More than half of the Arab citizens regard social media as significant sources of news they are keen on checking on a daily basis. The Arab Social Media ReportPew Research Center (2015) reveals, Facebook is the most widely used social networking site followed by YouTube, then Twitter in the Arab countries with percentages of 87%, 39% and 32% respectively.

It is 2011, the year in which the eyes of the world were shifted toward the Middle East and North Africa (MENA) countries and citizens’ use of social media, thanks to the “Arab Spring” uprisings. Closely scrutinized by international media, according to Pew’s report in 2011, the Middle East turmoil has been regarded as the biggest international story in four years at the time.

Ever since this year an interest in studying social media use in MENA countries has been on the rise. Scholars argue that these countries that represent communities of “wired youth” suffering from “political repression and economic exclusion” now have the huge challenge of the ubiquitous platforms of social media . According to Pew report (2015), most Arab countries users access social media to socialize and get information, with the majority seeking political information in specific. For example, the percentages of social media users who seek political news in Tunisia, Lebanon and Egypt are 72%, 70% and 68% respectively.

The Arab world is witnessing an age in which citizens, theoretically dubbed as “resource-poor senders” are empowered enough to challenge and contribute to professional media institutes, theoretically dubbed as “resource-rich senders”.  This has been eminently prominent during the series of revolts that occurred in late 2010 and 2011 in different MENA countries.

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Tomado de anticapitalistes.net

It all started with the Tunisian young man burning himself to death in an act of protest against the unfair treatment he received by the police. Smartphones in hands, connected to the internet, citizens managed to publish the tragic video of the young man, and in a matter of seconds it went viral. This caused citizens to massively revolt against the regime, calling for its ouster. Inspired by the Tunisian uprisings, a Facebook page in Egypt called for nationwide protests on January 25th, 2011; mobilizing citizens to act against police brutality, social injustice and lack of freedom.  Soon enough, “the people demand the ouster of the regime” became a statement heard in the streets of Tunisia, Egypt, Libya, Syria and Yemen among other Arab countries.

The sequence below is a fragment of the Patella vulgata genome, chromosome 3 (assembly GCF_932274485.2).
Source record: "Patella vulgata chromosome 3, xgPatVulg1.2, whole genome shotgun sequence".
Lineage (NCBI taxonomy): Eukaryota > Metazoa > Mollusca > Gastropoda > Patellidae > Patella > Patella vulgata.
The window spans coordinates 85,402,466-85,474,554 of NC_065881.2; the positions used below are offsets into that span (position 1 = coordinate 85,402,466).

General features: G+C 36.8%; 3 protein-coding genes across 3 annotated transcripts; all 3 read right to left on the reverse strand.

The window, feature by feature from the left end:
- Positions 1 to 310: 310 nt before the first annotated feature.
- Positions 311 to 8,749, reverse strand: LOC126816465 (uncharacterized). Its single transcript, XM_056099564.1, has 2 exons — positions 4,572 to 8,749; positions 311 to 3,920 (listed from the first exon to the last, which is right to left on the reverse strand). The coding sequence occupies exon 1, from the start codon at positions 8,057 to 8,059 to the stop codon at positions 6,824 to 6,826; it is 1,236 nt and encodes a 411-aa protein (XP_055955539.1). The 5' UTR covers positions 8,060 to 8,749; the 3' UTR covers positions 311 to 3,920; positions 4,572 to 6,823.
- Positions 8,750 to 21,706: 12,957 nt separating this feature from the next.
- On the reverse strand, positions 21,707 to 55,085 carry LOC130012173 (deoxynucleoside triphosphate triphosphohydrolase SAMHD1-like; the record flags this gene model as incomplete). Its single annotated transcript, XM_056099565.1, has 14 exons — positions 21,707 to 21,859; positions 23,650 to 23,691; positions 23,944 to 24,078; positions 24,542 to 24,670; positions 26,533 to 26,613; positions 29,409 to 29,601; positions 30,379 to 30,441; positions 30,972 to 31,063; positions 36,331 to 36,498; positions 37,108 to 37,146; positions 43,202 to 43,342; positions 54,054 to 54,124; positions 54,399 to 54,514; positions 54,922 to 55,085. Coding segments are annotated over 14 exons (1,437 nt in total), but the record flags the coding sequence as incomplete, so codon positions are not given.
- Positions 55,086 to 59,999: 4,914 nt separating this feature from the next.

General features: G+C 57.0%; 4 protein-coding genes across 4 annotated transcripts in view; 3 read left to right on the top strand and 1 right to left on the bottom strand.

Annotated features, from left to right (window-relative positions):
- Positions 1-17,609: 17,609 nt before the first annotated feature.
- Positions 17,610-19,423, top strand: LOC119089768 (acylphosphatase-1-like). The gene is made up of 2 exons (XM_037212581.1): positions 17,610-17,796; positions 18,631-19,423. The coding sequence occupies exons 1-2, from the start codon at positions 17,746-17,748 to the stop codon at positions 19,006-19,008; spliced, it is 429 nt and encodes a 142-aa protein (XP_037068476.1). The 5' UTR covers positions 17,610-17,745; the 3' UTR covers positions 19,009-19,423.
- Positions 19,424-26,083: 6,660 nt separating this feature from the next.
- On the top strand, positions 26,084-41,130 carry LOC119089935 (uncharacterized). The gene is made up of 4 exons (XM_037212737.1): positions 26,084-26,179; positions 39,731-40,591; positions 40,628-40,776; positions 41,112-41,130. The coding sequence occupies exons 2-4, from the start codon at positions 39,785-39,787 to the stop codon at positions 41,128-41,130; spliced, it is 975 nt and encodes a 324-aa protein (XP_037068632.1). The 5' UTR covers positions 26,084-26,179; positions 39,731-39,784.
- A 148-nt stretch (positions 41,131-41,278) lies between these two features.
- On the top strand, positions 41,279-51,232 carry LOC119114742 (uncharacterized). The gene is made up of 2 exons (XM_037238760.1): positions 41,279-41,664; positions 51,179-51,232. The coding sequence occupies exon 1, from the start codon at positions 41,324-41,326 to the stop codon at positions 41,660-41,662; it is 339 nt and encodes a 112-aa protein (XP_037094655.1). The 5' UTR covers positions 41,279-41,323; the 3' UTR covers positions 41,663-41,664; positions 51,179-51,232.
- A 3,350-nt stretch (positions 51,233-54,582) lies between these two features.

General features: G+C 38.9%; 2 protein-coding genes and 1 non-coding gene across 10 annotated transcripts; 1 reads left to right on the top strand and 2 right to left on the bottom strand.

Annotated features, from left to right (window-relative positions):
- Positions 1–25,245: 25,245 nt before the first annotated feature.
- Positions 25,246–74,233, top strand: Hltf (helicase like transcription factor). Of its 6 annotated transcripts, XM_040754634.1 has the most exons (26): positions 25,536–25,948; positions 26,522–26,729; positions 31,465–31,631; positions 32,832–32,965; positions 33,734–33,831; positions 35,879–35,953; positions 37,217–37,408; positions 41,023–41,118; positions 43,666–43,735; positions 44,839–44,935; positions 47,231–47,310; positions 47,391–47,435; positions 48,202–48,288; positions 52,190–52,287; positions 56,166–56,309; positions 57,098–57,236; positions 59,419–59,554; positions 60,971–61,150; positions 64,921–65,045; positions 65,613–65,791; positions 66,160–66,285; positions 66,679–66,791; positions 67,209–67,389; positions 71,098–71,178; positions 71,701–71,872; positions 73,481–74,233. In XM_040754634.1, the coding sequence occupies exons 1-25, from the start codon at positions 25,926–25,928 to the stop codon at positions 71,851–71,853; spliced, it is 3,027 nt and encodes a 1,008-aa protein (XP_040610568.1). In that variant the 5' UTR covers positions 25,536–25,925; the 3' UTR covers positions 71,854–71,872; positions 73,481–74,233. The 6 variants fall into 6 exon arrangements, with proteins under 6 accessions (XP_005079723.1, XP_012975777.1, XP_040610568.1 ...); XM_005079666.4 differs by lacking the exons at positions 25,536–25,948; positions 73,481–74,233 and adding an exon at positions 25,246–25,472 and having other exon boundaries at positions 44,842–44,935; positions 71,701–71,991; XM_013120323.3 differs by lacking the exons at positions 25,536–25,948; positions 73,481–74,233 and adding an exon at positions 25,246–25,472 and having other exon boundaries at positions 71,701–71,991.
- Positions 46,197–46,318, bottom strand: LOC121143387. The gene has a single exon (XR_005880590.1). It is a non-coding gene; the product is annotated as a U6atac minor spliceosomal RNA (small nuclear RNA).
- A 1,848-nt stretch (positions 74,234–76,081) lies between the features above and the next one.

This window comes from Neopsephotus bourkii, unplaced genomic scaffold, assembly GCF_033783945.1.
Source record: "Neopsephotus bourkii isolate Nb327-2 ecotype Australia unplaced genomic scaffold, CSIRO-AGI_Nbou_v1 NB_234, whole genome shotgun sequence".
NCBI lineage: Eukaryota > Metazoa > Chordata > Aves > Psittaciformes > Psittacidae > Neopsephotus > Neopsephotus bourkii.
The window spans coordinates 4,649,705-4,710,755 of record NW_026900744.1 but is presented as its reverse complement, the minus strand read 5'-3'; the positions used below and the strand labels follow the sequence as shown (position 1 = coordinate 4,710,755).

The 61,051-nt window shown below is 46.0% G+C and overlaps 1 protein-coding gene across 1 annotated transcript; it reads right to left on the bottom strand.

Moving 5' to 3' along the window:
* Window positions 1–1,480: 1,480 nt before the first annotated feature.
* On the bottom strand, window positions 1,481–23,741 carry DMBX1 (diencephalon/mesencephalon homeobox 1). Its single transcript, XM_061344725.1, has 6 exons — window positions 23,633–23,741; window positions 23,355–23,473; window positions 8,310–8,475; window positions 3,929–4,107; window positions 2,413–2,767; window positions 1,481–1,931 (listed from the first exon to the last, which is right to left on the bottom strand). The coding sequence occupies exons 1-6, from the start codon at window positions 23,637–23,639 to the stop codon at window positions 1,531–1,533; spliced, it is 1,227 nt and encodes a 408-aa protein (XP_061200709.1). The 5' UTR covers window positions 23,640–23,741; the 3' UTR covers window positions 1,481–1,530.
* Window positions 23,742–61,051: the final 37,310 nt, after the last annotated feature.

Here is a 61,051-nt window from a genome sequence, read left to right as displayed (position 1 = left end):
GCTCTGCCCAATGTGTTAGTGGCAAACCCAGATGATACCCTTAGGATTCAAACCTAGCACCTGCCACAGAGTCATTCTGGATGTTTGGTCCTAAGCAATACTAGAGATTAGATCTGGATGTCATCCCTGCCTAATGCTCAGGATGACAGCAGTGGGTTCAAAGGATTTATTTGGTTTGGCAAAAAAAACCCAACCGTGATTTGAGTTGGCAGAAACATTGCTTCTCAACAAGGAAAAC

It would be overstated to give social media all credit for the Arab Spring revolts. However, the significant role played by these platforms as a public space on which citizens shared and sought information cannot pass by unnoticed or unstudied.  

During the early days of the Egyptian revolution, in an attempt to disseminate a counter narrative, state media personnel represented the revolutionaries as “a bunch of trouble makers” who took to the streets to unsettle the stability of the country. The faulty coverage of the traditional media, broadcast and print, acted as a motivator for citizens to start seeking alternative sources of information. This gap between reality and news stories was partially fulfilled by citizen journalists through social media platforms. Eyewitnesses instantly started uploading videos of police forces cracking down on protesters; sharing live comments from inside the events. This led the government to shut down the internet as well as mobile networks. But it was too late!

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Tomado de Flickr: Hossam el-Hamalawy CC

Following such events, a remarkable upsurge in internet and social networking sites has been witnessed in Egypt. In early 2011, the number of Internet users in Egypt increased by 1.9 million reaching 23.1 million, and the number of Facebook users also increased by a million users. The number of Twitter users jumped from 26.8 thousand to 44.2 thousand.  More than 8.7 million web pages on YouTube were viewed during the last week of January 2011.

On the other hand, it is worth noting that still a large percentage of Egyptians do not access the internet. But, nonetheless Facebook, Twitter and YouTube have acted as an alternative public sphere to 84% of the internet savvy, who reported resorting to social networking sites for political news about Egypt. Furthermore, a study conducted in Egypt in 2014 found that 84% of sampled youth between the age of 18 and 30 seek news and information through Facebook and/or Twitter. This increase in social media use has been common among Arab countries in the wake of the uprisings

Dubbed by the media as “the Facebook revolution”, it is inferred that the Arab Spring marked a turning point in the role of social media in Arab countries, which were primarily intended for social networking purposes. They have rather become alternative media through which citizens engage in passing and widely disseminating information to their peers, which is a primary stage in news processing.

This, indeed, rings a bell to Arab traditional media highlighting the importance of efficiently integrating such platforms to their newsrooms. Hence, adopting convergence becomes inevitable with the booming of social media in the Arab World.

Author: Sally Tayie

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